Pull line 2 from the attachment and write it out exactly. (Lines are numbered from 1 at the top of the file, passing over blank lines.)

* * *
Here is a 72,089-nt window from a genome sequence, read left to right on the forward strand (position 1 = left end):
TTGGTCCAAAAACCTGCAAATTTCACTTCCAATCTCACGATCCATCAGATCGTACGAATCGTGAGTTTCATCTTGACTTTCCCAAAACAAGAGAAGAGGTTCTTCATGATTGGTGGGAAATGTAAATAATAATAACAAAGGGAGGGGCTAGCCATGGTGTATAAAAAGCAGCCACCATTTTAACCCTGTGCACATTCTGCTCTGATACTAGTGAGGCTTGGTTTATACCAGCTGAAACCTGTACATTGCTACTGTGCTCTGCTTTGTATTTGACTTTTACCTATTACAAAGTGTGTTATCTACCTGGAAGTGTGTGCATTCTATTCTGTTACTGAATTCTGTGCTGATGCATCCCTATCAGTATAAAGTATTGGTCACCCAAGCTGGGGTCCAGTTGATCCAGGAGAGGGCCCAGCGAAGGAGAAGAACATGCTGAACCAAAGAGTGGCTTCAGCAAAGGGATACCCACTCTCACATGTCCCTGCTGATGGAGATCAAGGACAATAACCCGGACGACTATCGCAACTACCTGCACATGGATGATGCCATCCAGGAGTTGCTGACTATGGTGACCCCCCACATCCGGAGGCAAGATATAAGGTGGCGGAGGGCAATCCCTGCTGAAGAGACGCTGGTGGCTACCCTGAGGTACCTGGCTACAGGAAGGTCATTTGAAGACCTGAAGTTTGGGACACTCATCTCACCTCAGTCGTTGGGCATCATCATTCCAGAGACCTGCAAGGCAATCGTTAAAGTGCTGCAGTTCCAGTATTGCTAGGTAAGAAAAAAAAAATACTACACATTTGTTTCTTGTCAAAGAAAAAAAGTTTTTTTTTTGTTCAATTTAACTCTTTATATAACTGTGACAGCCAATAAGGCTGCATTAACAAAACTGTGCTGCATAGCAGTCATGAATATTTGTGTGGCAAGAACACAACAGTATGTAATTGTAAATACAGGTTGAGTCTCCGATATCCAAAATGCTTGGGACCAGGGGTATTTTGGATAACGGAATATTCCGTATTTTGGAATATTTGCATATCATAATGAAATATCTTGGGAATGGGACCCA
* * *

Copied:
TTGGTCCAAAAACCTGCAAATTTCACTTCCAATCTCACGATCCATCAGATCGTACGAATCGTGAGTTTCATCTTGACTTTCCCAAAACAAGAGAAGAGGTTCTTCATGATTGGTGGGAAATGTAAATAATAATAACAAAGGGAGGGGCTAGCCATGGTGTATAAAAAGCAGCCACCATTTTAACCCTGTGCACATTCTGCTCTGATACTAGTGAGGCTTGGTTTATACCAGCTGAAACCTGTACATTGCTACTGTGCTCTGCTTTGTATTTGACTTTTACCTATTACAAAGTGTGTTATCTACCTGGAAGTGTGTGCATTCTATTCTGTTACTGAATTCTGTGCTGATGCATCCCTATCAGTATAAAGTATTGGTCACCCAAGCTGGGGTCCAGTTGATCCAGGAGAGGGCCCAGCGAAGGAGAAGAACATGCTGAACCAAAGAGTGGCTTCAGCAAAGGGATACCCACTCTCACATGTCCCTGCTGATGGAGATCAAGGACAATAACCCGGACGACTATCGCAACTACCTGCACATGGATGATGCCATCCAGGAGTTGCTGACTATGGTGACCCCCCACATCCGGAGGCAAGATATAAGGTGGCGGAGGGCAATCCCTGCTGAAGAGACGCTGGTGGCTACCCTGAGGTACCTGGCTACAGGAAGGTCATTTGAAGACCTGAAGTTTGGGACACTCATCTCACCTCAGTCGTTGGGCATCATCATTCCAGAGACCTGCAAGGCAATCGTTAAAGTGCTGCAGTTCCAGTATTGCTAGGTAAGAAAAAAAAAATACTACACATTTGTTTCTTGTCAAAGAAAAAAAGTTTTTTTTTTGTTCAATTTAACTCTTTATATAACTGTGACAGCCAATAAGGCTGCATTAACAAAACTGTGCTGCATAGCAGTCATGAATATTTGTGTGGCAAGAACACAACAGTATGTAATTGTAAATACAGGTTGAGTCTCCGATATCCAAAATGCTTGGGACCAGGGGTATTTTGGATAACGGAATATTCCGTATTTTGGAATATTTGCATATCATAATGAAATATCTTGGGAATGGGACCCA